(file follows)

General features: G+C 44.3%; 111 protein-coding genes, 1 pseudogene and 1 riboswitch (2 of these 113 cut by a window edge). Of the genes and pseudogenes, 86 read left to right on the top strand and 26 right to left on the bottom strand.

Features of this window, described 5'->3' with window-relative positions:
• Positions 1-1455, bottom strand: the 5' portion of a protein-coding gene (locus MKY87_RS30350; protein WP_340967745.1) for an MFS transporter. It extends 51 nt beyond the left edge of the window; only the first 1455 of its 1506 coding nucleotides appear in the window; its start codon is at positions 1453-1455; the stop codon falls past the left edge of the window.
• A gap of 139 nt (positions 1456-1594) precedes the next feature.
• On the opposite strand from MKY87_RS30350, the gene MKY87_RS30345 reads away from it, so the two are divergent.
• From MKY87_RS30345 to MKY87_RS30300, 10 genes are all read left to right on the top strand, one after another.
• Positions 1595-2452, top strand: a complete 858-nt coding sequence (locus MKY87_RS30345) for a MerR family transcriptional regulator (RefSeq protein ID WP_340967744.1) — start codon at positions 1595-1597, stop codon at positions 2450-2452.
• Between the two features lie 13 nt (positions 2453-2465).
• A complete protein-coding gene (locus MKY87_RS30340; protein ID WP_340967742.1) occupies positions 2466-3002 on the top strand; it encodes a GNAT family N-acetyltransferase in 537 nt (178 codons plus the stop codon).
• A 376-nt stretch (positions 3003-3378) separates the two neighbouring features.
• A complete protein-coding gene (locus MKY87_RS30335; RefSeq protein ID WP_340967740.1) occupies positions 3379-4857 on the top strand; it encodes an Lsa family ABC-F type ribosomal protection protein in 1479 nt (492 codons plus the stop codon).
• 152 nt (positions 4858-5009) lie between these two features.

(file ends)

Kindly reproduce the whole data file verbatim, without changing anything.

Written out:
General features: G+C 44.3%; 111 protein-coding genes, 1 pseudogene and 1 riboswitch (2 of these 113 cut by a window edge). Of the genes and pseudogenes, 86 read left to right on the top strand and 26 right to left on the bottom strand.

Features of this window, described 5'->3' with window-relative positions:
• Positions 1-1455, bottom strand: the 5' portion of a protein-coding gene (locus MKY87_RS30350; protein WP_340967745.1) for an MFS transporter. It extends 51 nt beyond the left edge of the window; only the first 1455 of its 1506 coding nucleotides appear in the window; its start codon is at positions 1453-1455; the stop codon falls past the left edge of the window.
• A gap of 139 nt (positions 1456-1594) precedes the next feature.
• On the opposite strand from MKY87_RS30350, the gene MKY87_RS30345 reads away from it, so the two are divergent.
• From MKY87_RS30345 to MKY87_RS30300, 10 genes are all read left to right on the top strand, one after another.
• Positions 1595-2452, top strand: a complete 858-nt coding sequence (locus MKY87_RS30345) for a MerR family transcriptional regulator (RefSeq protein ID WP_340967744.1) — start codon at positions 1595-1597, stop codon at positions 2450-2452.
• Between the two features lie 13 nt (positions 2453-2465).
• A complete protein-coding gene (locus MKY87_RS30340; protein ID WP_340967742.1) occupies positions 2466-3002 on the top strand; it encodes a GNAT family N-acetyltransferase in 537 nt (178 codons plus the stop codon).
• A 376-nt stretch (positions 3003-3378) separates the two neighbouring features.
• A complete protein-coding gene (locus MKY87_RS30335; RefSeq protein ID WP_340967740.1) occupies positions 3379-4857 on the top strand; it encodes an Lsa family ABC-F type ribosomal protection protein in 1479 nt (492 codons plus the stop codon).
• 152 nt (positions 4858-5009) lie between these two features.